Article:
Pixel Envy

Written by Nick Heer.

Privacy Policies Are Incomprehensible Disasters

Kevin Litman-Navarro, New York Times:

Consumers don’t need a technical understanding of data collection processes in order to protect their personal information. Instead of explaining the excruciatingly complicated inner workings of the data marketplace, privacy policies should help people decide how they want to present themselves online. We tend to go on the internet privately – on our phones or at home – which gives the impression that our activities are also private. But, often, we’re more visible than ever.

A good privacy policy would help users understand how exposed they are: Something as simple as a list of companies that might purchase and use your personal information could go a long way towards setting a new bar for privacy-conscious behavior. For example, if you know that your weather app is constantly tracking your whereabouts and selling your location data as marketing research, you might want to turn off your location services entirely, or find a new app.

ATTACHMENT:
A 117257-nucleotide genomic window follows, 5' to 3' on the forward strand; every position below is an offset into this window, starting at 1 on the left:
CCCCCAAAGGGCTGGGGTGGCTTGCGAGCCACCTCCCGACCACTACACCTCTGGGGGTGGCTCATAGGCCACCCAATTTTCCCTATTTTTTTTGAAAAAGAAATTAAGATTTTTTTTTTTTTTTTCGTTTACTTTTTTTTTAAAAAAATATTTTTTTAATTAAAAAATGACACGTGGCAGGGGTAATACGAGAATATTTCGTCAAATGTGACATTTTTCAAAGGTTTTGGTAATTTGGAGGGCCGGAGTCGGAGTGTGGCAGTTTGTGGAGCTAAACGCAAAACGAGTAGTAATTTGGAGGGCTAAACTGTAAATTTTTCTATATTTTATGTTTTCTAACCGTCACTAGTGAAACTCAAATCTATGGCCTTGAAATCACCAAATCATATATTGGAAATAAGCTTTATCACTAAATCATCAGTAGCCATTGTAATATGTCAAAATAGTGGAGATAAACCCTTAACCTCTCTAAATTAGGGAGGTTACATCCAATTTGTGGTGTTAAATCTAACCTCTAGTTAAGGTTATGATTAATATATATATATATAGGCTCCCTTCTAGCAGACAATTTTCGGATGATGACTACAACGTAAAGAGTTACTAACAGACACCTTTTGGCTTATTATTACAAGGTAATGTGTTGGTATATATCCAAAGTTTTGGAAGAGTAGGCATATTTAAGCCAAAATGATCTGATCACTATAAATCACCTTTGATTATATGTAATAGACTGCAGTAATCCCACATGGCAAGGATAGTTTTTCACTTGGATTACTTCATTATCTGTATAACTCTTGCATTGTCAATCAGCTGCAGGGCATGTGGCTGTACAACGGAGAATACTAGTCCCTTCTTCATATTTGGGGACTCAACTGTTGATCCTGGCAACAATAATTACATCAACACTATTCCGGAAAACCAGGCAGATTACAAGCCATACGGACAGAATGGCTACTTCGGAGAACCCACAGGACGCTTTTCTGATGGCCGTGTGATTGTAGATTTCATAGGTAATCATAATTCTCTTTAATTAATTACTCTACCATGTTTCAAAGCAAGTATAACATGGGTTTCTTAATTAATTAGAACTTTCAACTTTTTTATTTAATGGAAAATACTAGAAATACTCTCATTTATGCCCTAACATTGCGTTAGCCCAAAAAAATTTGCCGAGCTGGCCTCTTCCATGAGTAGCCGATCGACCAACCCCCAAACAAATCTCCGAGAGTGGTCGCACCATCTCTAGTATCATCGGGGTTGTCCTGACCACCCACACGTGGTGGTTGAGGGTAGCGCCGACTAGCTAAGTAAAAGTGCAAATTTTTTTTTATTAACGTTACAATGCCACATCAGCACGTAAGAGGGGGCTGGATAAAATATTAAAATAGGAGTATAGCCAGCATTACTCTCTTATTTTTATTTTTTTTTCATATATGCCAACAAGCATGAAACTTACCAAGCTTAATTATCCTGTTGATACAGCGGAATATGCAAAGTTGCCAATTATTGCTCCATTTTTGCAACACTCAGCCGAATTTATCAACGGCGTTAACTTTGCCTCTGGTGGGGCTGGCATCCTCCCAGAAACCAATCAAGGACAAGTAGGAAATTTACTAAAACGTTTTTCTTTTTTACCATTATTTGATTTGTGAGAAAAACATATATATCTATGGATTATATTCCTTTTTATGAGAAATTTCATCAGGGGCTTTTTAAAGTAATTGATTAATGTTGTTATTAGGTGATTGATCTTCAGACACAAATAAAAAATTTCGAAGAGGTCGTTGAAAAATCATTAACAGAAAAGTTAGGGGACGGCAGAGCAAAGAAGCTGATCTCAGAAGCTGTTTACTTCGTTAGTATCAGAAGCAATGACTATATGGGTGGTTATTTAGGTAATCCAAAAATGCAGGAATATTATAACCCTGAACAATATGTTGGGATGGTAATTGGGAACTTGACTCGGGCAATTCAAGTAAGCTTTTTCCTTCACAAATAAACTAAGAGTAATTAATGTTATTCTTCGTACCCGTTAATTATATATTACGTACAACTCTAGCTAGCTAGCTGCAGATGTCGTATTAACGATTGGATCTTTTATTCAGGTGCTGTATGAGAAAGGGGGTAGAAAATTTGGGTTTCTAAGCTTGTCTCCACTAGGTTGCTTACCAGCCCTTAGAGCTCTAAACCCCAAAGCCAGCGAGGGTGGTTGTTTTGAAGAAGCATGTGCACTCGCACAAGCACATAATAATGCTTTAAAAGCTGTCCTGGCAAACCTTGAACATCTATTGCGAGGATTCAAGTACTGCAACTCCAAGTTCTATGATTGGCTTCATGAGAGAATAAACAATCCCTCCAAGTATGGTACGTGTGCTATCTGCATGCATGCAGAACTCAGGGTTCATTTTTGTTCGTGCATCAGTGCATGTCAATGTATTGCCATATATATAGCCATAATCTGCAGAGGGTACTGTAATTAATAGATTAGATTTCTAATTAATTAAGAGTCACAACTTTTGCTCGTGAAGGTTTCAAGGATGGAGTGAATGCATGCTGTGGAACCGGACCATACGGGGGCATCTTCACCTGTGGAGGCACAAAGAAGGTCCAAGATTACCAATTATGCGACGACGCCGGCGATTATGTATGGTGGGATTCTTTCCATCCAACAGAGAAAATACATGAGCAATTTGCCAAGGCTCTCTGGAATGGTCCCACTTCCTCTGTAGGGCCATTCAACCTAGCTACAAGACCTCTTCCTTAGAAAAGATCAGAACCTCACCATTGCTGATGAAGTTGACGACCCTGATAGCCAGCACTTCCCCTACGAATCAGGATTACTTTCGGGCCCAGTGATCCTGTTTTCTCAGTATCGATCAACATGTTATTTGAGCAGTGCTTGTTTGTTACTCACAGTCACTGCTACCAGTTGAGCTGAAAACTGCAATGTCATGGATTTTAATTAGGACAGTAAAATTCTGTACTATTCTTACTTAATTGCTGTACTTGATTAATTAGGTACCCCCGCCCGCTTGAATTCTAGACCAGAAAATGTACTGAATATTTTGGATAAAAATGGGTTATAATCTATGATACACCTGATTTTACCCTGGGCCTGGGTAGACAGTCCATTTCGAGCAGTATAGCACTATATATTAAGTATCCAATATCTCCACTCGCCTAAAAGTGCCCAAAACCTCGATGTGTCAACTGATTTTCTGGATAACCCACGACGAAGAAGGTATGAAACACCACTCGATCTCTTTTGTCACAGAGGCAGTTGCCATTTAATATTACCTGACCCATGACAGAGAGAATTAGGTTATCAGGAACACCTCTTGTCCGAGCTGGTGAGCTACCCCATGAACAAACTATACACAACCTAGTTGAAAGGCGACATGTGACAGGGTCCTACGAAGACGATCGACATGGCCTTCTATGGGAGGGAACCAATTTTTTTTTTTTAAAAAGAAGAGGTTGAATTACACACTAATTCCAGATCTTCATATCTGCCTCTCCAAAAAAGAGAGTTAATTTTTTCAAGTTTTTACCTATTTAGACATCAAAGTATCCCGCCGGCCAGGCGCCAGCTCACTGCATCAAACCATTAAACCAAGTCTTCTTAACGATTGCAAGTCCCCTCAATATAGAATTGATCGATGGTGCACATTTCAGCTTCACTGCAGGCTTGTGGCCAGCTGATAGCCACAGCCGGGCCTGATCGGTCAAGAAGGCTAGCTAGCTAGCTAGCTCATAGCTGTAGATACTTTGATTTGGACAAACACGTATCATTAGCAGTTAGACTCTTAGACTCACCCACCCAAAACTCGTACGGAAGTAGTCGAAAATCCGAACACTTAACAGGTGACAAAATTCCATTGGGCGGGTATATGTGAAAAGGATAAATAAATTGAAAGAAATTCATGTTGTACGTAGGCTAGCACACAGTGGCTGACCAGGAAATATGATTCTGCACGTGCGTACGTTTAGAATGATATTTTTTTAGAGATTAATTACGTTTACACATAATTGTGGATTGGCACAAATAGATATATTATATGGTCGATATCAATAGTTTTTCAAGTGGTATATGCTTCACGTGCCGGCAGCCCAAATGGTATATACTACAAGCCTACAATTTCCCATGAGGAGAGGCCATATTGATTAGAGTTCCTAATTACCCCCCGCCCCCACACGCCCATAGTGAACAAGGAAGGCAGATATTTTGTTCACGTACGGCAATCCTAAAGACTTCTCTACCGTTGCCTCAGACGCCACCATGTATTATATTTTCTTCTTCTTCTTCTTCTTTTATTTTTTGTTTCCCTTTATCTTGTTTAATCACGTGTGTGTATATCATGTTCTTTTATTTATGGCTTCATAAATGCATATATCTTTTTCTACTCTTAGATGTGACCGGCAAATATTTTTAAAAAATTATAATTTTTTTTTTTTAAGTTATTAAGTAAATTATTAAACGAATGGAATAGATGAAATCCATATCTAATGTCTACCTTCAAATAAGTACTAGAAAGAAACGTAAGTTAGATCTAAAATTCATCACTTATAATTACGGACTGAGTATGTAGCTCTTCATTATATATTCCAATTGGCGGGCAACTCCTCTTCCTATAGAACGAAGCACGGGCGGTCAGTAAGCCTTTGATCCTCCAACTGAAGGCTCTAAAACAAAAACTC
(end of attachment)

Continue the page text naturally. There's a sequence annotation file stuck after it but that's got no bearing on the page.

Sarah Jeong:

And in all fairness, the New York Times privacy policy is slightly longer and harder to understand!

Most privacy policies are not documents that would befit their name. They are not policies that ensure the privacy of visitors, users, or customers. They are most often contracts that allow for as much freedom for the company and whatever third parties it designates and as few remedies as possible for signatories. They are terrific examples of the corruption of the definition of privacy.